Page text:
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Clone Food Part II

It has been called everything from convenience food, to factory food, to processed food.  I call it CLONE FOOD.  I believe it is directly linked to the recent epidemic of Celiac and many other gastro intestinal and auto immune problems.

Clone Food Part II

There are of course a few things, including some assumptions that need to be stated to understand my point of view. The first thing is that I have now come to believe that wheat barley and rye are not really human food in the first place. This does not mean that humans can’t tolerate them, but that they are in fact not really human food. Over the past few thousand years, which is just a drop in the ocean of the human history, we have started using these and other grains.  While we have found wheat particularly versatile, it doesn’t make it human food.  Still I think the real problems arrived when we started modifying it and using small parts (extracted gluten) in large quantities for food stabilization, presentation and preservation purposes.

On the Russian/Finland border, where the genetics of the population is similar if not the same, the incident rate of celiac is very different. The Fins, who are quite affluent, eat a traditional Western diet of mostly processed foods. The Russians in this area, who have for the most part lived in a degree of poverty for the last several years, could not afford to buy processed food.  While processed food appears very cheap to us, when you’re extremely poor and have no money the cheapest food is the food you grow in your backyard, and that is exactly what they have been doing for recorded history.  Home grown vegetables with no processing, no strange chemicals, simply what they grew and what they stored.  Circumstantial?  Editorial?  Not really. The scientists who invented all of these processed foods and processes are also the ones identifying, or now confirming these assumptions. Scientific information is however very slow to become public because it’s having a significant impact on the processed food industry and quite frankly they need time to come up with alternate methods.

As I mentioned in my last article, I went to Munich for a little bit of pre-Oktoberfest last year.  I visited what is probably the most famous restaurant or beer gardens in Munich called the Hofbrau House. The whole issue of processing food took on a new perspective for me. I came across a minor incident that I have run across numerous times before, but this time it really hit home. The Hofbrau House serves traditional beer and German cuisine it is a wonderful atmosphere.  I strongly recommend if you ever are within 100 miles of Munich, that you visit this establishment. As a celiac, there are many things on the menu that must be avoided and you must check to make sure that they’re aware of your condition. The meal that I wanted to eat was a traditional Hauxel and potato dumpling with natural gravy. Made the old-fashioned way there would be no gluten in this meal, but most recipes worldwide for these dumplings (especially in North America) have been modified with the substitution of potatoe starch with wheat flour because it makes the process. I checked with the wait staff, who in turn checked with the kitchen, and confirmed that the whole meal was gluten-free and that the meat was slow roasted with their traditional recipe.  The kitchen indicated that they still make their dumplings the traditional way using potato starch, potatoes, salt and their special seasoning., but that when the potatoes did not behave properly they would add a little bit of wheat flour so that each patron received a potato dumpling that not only tasted great but looked picture perfect.  I asked if they used wheat flour today, and after much ado and checking, they confirmed that the potatoes at this point were wonderful and that wheat flour had not been used in the preparation today. Accordingly I was able to enjoy the traditional meal. This did however reinforce the importance of always checking when you’re traveling to ensure that the food being prepared for you includes no wheat flour.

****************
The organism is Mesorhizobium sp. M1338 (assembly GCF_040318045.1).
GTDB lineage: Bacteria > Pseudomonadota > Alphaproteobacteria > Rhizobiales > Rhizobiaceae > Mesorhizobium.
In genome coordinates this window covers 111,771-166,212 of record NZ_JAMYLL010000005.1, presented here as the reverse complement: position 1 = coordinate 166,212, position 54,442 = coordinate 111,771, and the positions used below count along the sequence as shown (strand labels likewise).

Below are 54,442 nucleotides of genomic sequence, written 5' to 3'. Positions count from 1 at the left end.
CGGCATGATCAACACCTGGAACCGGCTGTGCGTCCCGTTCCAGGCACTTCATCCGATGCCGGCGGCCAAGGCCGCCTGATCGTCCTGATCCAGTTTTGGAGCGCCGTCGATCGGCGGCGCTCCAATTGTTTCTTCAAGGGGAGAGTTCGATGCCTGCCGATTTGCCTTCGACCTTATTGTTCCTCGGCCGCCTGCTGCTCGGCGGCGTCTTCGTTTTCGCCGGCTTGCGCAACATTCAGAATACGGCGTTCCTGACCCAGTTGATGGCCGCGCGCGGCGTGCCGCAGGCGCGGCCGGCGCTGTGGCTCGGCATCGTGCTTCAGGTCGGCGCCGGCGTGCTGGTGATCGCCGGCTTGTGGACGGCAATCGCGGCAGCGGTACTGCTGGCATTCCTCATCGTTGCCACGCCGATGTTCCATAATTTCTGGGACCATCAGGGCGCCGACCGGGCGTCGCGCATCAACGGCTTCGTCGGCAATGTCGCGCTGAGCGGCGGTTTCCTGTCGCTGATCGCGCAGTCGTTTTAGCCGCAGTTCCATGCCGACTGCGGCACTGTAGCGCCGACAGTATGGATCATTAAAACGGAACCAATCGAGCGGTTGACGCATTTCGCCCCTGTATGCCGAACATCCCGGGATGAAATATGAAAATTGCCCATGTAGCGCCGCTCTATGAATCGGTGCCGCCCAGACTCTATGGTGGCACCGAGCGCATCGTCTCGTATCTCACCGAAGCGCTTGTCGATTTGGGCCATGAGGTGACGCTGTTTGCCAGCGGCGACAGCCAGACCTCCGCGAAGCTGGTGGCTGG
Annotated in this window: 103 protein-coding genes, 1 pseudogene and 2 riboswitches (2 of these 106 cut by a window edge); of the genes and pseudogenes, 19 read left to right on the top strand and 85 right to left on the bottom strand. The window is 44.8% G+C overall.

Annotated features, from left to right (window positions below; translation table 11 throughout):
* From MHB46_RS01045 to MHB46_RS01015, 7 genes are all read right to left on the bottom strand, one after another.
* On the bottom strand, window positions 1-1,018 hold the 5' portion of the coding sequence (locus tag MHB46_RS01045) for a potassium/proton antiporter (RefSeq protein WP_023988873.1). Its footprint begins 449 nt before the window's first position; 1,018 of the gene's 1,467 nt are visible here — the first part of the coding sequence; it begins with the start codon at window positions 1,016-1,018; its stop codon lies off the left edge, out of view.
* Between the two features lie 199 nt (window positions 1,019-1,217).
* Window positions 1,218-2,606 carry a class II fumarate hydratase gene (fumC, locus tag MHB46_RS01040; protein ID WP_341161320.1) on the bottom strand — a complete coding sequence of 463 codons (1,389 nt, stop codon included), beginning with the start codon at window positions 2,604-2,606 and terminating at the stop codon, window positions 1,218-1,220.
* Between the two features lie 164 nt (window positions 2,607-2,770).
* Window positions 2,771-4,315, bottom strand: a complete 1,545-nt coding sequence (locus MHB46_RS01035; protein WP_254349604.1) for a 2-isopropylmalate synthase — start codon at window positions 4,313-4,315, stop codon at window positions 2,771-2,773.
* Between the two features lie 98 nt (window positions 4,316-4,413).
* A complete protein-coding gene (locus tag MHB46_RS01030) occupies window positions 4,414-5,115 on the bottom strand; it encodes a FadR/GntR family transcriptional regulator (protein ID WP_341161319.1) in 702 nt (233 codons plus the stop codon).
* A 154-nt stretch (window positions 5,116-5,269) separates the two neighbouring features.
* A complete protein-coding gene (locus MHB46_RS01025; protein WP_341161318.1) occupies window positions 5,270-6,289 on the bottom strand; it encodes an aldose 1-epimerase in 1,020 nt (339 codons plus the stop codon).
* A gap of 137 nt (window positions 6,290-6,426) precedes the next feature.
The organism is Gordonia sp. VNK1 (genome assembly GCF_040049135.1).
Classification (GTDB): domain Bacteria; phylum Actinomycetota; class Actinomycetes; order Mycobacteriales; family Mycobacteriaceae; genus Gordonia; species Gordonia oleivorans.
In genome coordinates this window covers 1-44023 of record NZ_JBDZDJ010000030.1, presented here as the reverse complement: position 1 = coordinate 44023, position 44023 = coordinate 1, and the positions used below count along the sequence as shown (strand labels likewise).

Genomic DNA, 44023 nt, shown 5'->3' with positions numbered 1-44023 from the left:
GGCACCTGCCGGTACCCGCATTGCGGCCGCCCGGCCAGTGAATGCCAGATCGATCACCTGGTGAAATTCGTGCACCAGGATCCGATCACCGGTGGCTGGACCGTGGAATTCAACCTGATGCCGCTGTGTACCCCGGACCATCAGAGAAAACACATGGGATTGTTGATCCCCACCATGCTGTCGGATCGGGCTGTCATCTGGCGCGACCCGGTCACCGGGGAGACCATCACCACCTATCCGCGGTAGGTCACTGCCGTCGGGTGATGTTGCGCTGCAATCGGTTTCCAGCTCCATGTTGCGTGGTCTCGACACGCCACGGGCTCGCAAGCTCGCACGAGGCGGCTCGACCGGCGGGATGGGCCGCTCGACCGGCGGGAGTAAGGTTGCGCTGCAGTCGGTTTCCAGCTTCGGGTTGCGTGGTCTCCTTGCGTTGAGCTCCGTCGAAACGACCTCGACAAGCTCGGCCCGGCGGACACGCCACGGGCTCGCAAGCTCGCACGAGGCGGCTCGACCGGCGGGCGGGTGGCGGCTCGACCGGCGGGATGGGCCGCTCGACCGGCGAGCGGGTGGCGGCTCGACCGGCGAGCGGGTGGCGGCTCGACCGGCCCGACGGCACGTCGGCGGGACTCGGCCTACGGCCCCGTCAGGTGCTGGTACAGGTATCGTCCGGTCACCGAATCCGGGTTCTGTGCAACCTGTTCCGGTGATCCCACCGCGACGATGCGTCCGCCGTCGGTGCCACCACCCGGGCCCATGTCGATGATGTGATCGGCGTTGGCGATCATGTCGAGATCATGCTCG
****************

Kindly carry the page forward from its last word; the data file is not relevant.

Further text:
I have also found wheat flour added to corn flour to make traditional tortillas easier to work with.  At the end of the day there are many wonderful naturally gluten-free foods out there, but always check.  You never know when the chef is lazy and adding wheat as a short cut.

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